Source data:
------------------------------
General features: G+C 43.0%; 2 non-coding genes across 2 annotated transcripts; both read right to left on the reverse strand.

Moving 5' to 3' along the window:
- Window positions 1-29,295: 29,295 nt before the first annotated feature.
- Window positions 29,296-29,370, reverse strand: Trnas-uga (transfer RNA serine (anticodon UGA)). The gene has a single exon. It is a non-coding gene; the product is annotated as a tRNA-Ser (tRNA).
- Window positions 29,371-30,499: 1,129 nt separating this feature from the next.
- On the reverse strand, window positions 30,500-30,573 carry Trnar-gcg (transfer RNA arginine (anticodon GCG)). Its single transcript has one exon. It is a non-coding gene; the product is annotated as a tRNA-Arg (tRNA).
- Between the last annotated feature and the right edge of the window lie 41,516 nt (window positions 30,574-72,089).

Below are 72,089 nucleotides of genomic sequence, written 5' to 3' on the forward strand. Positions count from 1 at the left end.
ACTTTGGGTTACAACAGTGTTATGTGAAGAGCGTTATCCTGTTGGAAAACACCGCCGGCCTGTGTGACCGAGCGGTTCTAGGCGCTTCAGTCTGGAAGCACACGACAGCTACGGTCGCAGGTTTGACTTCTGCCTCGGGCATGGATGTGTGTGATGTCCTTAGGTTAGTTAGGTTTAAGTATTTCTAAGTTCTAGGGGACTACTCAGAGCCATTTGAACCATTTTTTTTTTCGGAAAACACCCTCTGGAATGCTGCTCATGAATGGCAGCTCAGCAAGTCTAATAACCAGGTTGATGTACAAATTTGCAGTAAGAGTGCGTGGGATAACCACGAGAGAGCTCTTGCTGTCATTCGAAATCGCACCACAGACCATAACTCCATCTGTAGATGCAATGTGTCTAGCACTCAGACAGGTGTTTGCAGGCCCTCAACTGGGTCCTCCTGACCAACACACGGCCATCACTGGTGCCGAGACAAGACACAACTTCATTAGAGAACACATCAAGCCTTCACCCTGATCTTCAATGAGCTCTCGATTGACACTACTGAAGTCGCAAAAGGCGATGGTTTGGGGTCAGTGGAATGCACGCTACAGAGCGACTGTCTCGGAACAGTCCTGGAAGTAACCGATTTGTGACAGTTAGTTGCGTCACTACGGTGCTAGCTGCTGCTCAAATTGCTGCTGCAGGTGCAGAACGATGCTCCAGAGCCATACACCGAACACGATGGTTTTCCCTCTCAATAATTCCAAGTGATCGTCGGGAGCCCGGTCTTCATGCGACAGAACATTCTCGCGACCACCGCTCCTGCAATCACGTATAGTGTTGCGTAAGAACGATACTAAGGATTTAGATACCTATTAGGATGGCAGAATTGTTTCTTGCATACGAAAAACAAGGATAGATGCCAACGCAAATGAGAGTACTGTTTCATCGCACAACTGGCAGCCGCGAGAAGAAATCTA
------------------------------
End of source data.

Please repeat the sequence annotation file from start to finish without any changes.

General features: G+C 43.0%; 2 non-coding genes across 2 annotated transcripts; both read right to left on the reverse strand.

Moving 5' to 3' along the window:
- Window positions 1-29,295: 29,295 nt before the first annotated feature.
- Window positions 29,296-29,370, reverse strand: Trnas-uga (transfer RNA serine (anticodon UGA)). The gene has a single exon. It is a non-coding gene; the product is annotated as a tRNA-Ser (tRNA).
- Window positions 29,371-30,499: 1,129 nt separating this feature from the next.
- On the reverse strand, window positions 30,500-30,573 carry Trnar-gcg (transfer RNA arginine (anticodon GCG)). Its single transcript has one exon. It is a non-coding gene; the product is annotated as a tRNA-Arg (tRNA).
- Between the last annotated feature and the right edge of the window lie 41,516 nt (window positions 30,574-72,089).

Below are 72,089 nucleotides of genomic sequence, written 5' to 3' on the forward strand. Positions count from 1 at the left end.
ACTTTGGGTTACAACAGTGTTATGTGAAGAGCGTTATCCTGTTGGAAAACACCGCCGGCCTGTGTGACCGAGCGGTTCTAGGCGCTTCAGTCTGGAAGCACACGACAGCTACGGTCGCAGGTTTGACTTCTGCCTCGGGCATGGATGTGTGTGATGTCCTTAGGTTAGTTAGGTTTAAGTATTTCTAAGTTCTAGGGGACTACTCAGAGCCATTTGAACCATTTTTTTTTTCGGAAAACACCCTCTGGAATGCTGCTCATGAATGGCAGCTCAGCAAGTCTAATAACCAGGTTGATGTACAAATTTGCAGTAAGAGTGCGTGGGATAACCACGAGAGAGCTCTTGCTGTCATTCGAAATCGCACCACAGACCATAACTCCATCTGTAGATGCAATGTGTCTAGCACTCAGACAGGTGTTTGCAGGCCCTCAACTGGGTCCTCCTGACCAACACACGGCCATCACTGGTGCCGAGACAAGACACAACTTCATTAGAGAACACATCAAGCCTTCACCCTGATCTTCAATGAGCTCTCGATTGACACTACTGAAGTCGCAAAAGGCGATGGTTTGGGGTCAGTGGAATGCACGCTACAGAGCGACTGTCTCGGAACAGTCCTGGAAGTAACCGATTTGTGACAGTTAGTTGCGTCACTACGGTGCTAGCTGCTGCTCAAATTGCTGCTGCAGGTGCAGAACGATGCTCCAGAGCCATACACCGAACACGATGGTTTTCCCTCTCAATAATTCCAAGTGATCGTCGGGAGCCCGGTCTTCATGCGACAGAACATTCTCGCGACCACCGCTCCTGCAATCACGTATAGTGTTGCGTAAGAACGATACTAAGGATTTAGATACCTATTAGGATGGCAGAATTGTTTCTTGCATACGAAAAACAAGGATAGATGCCAACGCAAATGAGAGTACTGTTTCATCGCACAACTGGCAGCCGCGAGAAGAAATCTA